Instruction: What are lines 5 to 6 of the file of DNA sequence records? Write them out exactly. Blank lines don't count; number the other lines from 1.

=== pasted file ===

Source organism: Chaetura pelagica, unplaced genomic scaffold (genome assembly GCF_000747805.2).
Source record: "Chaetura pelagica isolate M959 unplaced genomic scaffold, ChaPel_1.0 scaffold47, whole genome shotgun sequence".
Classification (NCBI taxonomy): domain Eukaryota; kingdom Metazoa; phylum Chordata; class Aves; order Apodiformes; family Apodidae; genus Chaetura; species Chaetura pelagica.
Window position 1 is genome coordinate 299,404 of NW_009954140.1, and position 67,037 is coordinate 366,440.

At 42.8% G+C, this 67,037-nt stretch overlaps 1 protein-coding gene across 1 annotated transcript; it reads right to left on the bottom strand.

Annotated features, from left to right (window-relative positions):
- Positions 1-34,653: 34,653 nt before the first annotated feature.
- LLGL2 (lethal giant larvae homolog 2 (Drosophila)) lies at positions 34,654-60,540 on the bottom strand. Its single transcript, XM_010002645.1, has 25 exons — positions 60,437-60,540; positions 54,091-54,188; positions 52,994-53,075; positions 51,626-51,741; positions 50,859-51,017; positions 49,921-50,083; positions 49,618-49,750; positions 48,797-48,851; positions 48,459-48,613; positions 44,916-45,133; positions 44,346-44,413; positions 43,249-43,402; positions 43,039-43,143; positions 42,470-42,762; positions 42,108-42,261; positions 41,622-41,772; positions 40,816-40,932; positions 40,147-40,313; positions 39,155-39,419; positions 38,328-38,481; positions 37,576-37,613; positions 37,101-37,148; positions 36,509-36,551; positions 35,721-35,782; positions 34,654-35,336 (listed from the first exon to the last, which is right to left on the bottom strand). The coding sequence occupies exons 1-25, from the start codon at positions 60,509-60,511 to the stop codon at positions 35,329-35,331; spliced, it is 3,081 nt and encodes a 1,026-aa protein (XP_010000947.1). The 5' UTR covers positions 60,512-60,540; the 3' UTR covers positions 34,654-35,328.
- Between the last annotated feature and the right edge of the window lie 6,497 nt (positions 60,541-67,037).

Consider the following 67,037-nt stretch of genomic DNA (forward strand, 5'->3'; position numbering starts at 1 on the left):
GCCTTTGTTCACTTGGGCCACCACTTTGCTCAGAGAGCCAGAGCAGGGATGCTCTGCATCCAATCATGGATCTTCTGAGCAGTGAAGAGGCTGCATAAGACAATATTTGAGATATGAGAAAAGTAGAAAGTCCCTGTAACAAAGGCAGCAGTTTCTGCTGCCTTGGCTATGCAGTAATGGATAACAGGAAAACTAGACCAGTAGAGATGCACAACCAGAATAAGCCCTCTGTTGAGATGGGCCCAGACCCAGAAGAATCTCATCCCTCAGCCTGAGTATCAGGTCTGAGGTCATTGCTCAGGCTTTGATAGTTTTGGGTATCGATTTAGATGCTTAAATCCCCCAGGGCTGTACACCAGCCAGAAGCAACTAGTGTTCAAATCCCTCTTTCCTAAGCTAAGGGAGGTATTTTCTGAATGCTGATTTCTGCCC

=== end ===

At 42.8% G+C, this 67,037-nt stretch overlaps 1 protein-coding gene across 1 annotated transcript; it reads right to left on the bottom strand.

Annotated features, from left to right (window-relative positions):